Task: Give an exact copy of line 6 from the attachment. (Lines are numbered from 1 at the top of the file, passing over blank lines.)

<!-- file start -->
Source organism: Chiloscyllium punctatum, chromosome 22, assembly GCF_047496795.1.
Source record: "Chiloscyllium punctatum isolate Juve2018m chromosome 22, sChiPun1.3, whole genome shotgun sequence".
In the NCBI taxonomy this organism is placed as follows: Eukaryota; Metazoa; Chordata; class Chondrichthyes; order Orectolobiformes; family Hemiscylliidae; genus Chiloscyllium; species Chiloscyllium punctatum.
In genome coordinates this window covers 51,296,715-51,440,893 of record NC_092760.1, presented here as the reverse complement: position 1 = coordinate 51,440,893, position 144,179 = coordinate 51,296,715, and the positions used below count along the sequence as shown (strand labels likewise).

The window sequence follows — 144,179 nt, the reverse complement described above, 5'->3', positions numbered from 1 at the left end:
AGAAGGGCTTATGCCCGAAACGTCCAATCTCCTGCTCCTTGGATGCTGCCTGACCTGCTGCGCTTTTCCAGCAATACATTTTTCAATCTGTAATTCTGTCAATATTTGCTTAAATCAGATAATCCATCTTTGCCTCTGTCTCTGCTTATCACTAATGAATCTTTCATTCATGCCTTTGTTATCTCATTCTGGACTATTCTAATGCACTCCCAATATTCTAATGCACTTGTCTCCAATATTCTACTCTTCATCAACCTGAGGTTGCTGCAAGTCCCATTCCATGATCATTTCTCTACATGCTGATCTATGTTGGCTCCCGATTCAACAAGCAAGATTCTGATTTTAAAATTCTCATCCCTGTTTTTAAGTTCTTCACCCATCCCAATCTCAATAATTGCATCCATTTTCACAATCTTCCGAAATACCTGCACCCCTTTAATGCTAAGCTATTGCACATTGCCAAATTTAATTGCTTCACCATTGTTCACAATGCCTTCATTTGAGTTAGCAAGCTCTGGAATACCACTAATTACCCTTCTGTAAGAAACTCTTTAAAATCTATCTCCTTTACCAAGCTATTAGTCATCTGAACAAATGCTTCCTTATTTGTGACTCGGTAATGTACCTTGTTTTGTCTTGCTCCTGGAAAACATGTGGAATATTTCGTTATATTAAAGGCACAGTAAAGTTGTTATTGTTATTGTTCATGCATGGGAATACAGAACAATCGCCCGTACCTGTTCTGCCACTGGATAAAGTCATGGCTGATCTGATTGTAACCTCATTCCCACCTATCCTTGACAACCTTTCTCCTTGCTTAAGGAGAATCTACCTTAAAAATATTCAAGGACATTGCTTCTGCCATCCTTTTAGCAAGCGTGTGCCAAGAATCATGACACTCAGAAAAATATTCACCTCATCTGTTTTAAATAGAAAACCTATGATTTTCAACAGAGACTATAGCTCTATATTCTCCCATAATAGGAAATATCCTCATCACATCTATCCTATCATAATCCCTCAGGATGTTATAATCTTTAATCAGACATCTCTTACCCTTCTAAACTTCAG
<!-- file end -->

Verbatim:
AGAAGGGCTTATGCCCGAAACGTCCAATCTCCTGCTCCTTGGATGCTGCCTGACCTGCTGCGCTTTTCCAGCAATACATTTTTCAATCTGTAATTCTGTCAATATTTGCTTAAATCAGATAATCCATCTTTGCCTCTGTCTCTGCTTATCACTAATGAATCTTTCATTCATGCCTTTGTTATCTCATTCTGGACTATTCTAATGCACTCCCAATATTCTAATGCACTTGTCTCCAATATTCTACTCTTCATCAACCTGAGGTTGCTGCAAGTCCCATTCCATGATCATTTCTCTACATGCTGATCTATGTTGGCTCCCGATTCAACAAGCAAGATTCTGATTTTAAAATTCTCATCCCTGTTTTTAAGTTCTTCACCCATCCCAATCTCAATAATTGCATCCATTTTCACAATCTTCCGAAATACCTGCACCCCTTTAATGCTAAGCTATTGCACATTGCCAAATTTAATTGCTTCACCATTGTTCACAATGCCTTCATTTGAGTTAGCAAGCTCTGGAATACCACTAATTACCCTTCTGTAAGAAACTCTTTAAAATCTATCTCCTTTACCAAGCTATTAGTCATCTGAACAAATGCTTCCTTATTTGTGACTCGGTAATGTACCTTGTTTTGTCTTGCTCCTGGAAAACATGTGGAATATTTCGTTATATTAAAGGCACAGTAAAGTTGTTATTGTTATTGTTCATGCATGGGAATACAGAACAATCGCCCGTACCTGTTCTGCCACTGGATAAAGTCATGGCTGATCTGATTGTAACCTCATTCCCACCTATCCTTGACAACCTTTCTCCTTGCTTAAGGAGAATCTACCTTAAAAATATTCAAGGACATTGCTTCTGCCATCCTTTTAGCAAGCGTGTGCCAAGAATCATGACACTCAGAAAAATATTCACCTCATCTGTTTTAAATAGAAAACCTATGATTTTCAACAGAGACTATAGCTCTATATTCTCCCATAATAGGAAATATCCTCATCACATCTATCCTATCATAATCCCTCAGGATGTTATAATCTTTAATCAGACATCTCTTACCCTTCTAAACTTCAG